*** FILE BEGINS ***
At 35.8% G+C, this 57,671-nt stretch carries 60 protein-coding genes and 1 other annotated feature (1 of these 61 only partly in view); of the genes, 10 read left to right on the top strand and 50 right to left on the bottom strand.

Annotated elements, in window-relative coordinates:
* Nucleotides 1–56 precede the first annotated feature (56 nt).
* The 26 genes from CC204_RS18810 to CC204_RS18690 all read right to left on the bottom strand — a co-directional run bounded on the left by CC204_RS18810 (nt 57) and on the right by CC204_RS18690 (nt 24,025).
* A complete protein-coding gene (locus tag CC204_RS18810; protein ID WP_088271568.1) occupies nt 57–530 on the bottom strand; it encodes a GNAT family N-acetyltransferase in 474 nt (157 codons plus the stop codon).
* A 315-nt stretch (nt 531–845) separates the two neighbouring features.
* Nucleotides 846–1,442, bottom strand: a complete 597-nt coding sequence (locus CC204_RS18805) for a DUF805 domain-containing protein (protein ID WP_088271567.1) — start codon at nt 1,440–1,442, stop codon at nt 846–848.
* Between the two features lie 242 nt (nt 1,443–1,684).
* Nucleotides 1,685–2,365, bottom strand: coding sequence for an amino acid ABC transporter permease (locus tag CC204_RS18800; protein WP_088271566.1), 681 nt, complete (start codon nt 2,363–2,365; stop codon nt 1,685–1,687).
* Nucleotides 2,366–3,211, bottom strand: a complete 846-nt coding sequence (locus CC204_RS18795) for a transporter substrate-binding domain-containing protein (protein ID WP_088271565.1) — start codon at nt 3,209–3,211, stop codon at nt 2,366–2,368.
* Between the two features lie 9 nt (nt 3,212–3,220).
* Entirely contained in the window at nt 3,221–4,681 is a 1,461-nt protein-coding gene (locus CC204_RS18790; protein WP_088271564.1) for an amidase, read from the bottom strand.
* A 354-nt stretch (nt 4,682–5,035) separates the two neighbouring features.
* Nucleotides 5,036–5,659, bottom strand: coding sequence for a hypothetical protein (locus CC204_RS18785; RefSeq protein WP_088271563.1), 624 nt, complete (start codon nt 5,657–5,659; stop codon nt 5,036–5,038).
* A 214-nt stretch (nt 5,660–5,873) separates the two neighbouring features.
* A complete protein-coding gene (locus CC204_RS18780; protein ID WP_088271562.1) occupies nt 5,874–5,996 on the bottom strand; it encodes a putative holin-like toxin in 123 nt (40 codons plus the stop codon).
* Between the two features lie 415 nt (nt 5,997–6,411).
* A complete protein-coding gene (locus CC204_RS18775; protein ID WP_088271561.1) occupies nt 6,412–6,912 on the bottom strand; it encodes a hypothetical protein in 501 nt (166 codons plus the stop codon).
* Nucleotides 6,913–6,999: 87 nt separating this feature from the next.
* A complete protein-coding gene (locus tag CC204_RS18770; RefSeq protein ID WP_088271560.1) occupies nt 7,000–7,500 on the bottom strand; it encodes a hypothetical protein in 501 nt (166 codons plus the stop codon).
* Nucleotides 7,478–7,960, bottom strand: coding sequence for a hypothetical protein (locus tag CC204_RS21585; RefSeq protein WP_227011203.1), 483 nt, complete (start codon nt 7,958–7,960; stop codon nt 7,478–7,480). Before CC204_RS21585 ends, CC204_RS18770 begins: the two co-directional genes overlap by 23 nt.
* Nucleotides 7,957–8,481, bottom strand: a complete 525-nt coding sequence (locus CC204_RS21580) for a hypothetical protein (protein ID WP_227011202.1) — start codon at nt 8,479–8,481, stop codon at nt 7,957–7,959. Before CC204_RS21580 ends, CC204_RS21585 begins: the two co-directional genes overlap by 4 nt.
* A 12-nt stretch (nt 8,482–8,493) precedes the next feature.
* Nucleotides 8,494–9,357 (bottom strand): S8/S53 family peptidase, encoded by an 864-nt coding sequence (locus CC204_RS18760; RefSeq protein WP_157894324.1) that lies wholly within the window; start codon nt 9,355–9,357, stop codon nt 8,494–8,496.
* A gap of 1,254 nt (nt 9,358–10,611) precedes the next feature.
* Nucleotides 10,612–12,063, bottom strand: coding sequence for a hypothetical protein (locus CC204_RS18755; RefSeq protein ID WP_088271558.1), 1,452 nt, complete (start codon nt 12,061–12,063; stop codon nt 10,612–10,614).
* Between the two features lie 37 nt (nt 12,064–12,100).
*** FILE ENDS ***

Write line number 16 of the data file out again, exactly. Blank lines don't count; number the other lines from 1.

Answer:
* A complete protein-coding gene (locus CC204_RS18780; protein ID WP_088271562.1) occupies nt 5,874–5,996 on the bottom strand; it encodes a putative holin-like toxin in 123 nt (40 codons plus the stop codon).